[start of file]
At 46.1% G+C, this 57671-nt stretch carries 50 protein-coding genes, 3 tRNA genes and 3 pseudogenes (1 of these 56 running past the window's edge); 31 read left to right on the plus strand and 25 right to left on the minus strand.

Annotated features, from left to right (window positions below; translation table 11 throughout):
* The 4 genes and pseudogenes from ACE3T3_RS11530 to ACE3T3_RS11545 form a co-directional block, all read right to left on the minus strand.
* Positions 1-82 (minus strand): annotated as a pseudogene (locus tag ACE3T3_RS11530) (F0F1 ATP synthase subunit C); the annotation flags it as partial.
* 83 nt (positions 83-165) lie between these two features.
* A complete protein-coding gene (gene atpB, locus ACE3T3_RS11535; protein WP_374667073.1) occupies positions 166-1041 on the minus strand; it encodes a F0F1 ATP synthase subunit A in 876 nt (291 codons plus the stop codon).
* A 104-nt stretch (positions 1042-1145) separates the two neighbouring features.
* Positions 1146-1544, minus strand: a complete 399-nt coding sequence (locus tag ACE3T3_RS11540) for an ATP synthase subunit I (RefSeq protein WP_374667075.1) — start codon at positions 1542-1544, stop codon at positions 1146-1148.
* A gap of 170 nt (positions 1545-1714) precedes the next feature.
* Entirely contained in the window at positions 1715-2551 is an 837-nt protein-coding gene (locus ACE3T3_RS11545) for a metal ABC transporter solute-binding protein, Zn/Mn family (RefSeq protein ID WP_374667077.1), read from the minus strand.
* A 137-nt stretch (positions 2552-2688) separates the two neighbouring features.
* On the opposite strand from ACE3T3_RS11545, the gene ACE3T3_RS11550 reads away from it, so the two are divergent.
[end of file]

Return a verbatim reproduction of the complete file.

At 46.1% G+C, this 57671-nt stretch carries 50 protein-coding genes, 3 tRNA genes and 3 pseudogenes (1 of these 56 running past the window's edge); 31 read left to right on the plus strand and 25 right to left on the minus strand.

Annotated features, from left to right (window positions below; translation table 11 throughout):
* The 4 genes and pseudogenes from ACE3T3_RS11530 to ACE3T3_RS11545 form a co-directional block, all read right to left on the minus strand.
* Positions 1-82 (minus strand): annotated as a pseudogene (locus tag ACE3T3_RS11530) (F0F1 ATP synthase subunit C); the annotation flags it as partial.
* 83 nt (positions 83-165) lie between these two features.
* A complete protein-coding gene (gene atpB, locus ACE3T3_RS11535; protein WP_374667073.1) occupies positions 166-1041 on the minus strand; it encodes a F0F1 ATP synthase subunit A in 876 nt (291 codons plus the stop codon).
* A 104-nt stretch (positions 1042-1145) separates the two neighbouring features.
* Positions 1146-1544, minus strand: a complete 399-nt coding sequence (locus tag ACE3T3_RS11540) for an ATP synthase subunit I (RefSeq protein WP_374667075.1) — start codon at positions 1542-1544, stop codon at positions 1146-1148.
* A gap of 170 nt (positions 1545-1714) precedes the next feature.
* Entirely contained in the window at positions 1715-2551 is an 837-nt protein-coding gene (locus ACE3T3_RS11545) for a metal ABC transporter solute-binding protein, Zn/Mn family (RefSeq protein ID WP_374667077.1), read from the minus strand.
* A 137-nt stretch (positions 2552-2688) separates the two neighbouring features.
* On the opposite strand from ACE3T3_RS11545, the gene ACE3T3_RS11550 reads away from it, so the two are divergent.